Skin test extracts have relatively higher protein concentration variability and cost, and lower customizability in comparison to Oral Immunotherapy (OIT) solutions. Egg and milk skin test extracts contain 2–4 mg protein per milliliter, while peanut extract contains 4–8 mg protein per milliliter at an approximate price of 4 US dollars per mg protein.5 Allergists collaborate to develop and refine OIT protocols which yield solutions with reasonable protein concentration consistency.6,7 Since actual food is used to make OIT solutions, the cost is orders of magnitude less. Although OIT solutions have a shorter shelf life than skin test extracts, they can be frozen for future use.8 An OIT solution can be made to approximate the protein concentration of a skin test extract and substituted for the skin test extract used in a published SLIT protocol4 (Figure 1) and is found to dispense easily (Figure 2). If for any reason, the maintenance dose needs to be adjusted, the OIT solution can be customized without changing the protocol, which is difficult to do with skin test extracts which have variable, fixed protein concentrations (Table 1).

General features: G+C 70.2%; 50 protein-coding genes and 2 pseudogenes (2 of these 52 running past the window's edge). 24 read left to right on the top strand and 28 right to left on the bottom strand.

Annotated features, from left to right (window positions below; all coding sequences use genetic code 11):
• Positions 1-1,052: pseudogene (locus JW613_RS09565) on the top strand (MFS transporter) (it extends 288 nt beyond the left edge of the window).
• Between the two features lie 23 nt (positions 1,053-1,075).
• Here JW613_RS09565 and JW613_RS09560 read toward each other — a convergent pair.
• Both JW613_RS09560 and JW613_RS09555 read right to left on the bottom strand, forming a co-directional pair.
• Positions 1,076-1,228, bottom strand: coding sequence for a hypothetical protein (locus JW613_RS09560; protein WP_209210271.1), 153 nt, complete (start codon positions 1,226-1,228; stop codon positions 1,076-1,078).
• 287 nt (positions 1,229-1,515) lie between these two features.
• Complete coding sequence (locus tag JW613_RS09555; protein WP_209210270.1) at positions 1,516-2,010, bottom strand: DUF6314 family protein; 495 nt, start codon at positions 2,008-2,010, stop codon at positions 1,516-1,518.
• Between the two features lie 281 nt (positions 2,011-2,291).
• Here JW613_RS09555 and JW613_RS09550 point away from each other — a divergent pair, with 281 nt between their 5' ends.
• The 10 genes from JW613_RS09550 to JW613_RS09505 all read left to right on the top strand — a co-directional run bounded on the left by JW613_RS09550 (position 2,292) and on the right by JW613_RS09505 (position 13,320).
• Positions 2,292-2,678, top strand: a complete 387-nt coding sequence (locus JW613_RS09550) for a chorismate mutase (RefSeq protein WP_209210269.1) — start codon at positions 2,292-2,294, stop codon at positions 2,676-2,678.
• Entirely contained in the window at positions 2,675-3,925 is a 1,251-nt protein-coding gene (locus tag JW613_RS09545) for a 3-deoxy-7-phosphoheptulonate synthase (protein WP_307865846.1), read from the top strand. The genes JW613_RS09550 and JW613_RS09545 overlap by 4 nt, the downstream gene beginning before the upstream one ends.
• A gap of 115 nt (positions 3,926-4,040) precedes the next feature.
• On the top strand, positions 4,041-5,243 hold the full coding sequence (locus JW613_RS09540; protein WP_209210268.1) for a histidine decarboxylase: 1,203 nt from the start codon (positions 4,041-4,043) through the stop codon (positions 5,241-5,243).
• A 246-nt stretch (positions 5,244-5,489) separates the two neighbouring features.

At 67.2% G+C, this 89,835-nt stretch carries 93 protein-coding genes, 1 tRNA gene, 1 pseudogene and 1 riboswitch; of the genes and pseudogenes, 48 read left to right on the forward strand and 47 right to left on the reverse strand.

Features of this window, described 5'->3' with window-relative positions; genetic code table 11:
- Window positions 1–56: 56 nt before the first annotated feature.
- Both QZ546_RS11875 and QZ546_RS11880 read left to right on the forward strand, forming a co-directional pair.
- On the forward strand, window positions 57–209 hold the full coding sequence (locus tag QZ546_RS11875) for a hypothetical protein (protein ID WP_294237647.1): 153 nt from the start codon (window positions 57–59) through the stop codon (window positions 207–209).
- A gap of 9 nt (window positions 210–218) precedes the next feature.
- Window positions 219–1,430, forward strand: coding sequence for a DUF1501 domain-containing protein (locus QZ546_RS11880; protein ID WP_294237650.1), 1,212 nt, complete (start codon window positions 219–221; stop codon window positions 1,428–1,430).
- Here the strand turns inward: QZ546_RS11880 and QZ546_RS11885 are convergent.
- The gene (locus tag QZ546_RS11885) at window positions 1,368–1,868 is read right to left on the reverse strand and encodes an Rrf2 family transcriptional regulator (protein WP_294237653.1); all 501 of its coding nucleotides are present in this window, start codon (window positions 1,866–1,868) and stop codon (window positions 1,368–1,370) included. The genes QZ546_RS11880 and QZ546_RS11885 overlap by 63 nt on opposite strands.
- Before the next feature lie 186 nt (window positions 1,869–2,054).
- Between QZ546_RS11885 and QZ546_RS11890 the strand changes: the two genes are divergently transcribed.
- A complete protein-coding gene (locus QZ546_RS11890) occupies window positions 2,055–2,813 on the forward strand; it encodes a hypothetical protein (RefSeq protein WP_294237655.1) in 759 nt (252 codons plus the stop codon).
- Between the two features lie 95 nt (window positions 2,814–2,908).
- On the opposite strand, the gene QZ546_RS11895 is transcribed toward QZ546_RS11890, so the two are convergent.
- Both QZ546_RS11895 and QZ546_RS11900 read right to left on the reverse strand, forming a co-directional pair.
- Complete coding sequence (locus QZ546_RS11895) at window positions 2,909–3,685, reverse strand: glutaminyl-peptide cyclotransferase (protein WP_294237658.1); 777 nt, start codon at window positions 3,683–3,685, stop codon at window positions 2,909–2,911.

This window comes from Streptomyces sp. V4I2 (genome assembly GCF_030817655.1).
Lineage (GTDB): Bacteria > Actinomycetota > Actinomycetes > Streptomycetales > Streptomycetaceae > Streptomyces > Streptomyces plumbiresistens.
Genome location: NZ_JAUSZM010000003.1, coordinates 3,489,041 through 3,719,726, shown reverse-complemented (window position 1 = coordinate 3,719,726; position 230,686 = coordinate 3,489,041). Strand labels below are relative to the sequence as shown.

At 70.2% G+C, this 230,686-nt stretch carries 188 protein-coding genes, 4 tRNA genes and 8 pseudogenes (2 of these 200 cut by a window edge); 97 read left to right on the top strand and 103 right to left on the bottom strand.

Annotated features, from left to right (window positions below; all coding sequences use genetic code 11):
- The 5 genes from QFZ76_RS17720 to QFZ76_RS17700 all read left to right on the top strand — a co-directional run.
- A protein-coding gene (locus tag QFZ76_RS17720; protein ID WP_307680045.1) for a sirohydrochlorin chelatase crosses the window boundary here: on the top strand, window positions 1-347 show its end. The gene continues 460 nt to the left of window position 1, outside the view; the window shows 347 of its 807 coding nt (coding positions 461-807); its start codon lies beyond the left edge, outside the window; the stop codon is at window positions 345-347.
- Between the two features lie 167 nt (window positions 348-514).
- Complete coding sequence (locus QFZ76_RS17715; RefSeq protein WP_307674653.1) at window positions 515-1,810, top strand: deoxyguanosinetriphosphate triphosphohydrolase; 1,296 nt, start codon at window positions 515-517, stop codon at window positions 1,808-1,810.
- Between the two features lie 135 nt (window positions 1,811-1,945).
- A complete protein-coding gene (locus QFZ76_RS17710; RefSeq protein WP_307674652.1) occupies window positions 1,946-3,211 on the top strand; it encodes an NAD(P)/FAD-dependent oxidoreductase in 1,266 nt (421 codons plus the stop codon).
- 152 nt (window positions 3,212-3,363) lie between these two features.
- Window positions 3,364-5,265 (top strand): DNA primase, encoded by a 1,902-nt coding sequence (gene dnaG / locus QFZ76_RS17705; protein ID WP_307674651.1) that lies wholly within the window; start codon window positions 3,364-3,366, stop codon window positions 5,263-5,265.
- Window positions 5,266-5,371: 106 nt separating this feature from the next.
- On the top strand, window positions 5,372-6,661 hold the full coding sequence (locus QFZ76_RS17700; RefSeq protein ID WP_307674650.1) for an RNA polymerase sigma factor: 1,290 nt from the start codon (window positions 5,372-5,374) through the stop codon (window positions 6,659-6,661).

Table 1 Summary of Food Amounts Needed to Create a SLIT Maintenance Vial Using an OIT Dosing Protocol

Figure 1 Food SLIT dilution protocol.

Figure 2 Peanut dilution 1 – 1:1 5mg/mL plus flavoring.

We hope that this adaption of OIT solutions for use in available SLIT protocols improves the access to consistent, economical, and customizable food desensitization.


Dr Joshua Jacobs reports consultancy fees and contracted research from Aimmune, outside the submitted work. The authors report no other conflicts of interest in this work.


1. Enrique E, Pineda F, Malek T, et al. Sublingual immunotherapy for hazelnut food allergy: a randomized, double-blind, placebo-controlled study with a standardized hazelnut extract. J Allergy Clin Immunol. 2005;116(5):1073–1079. doi:10.1016/j.jaci.2005.08.027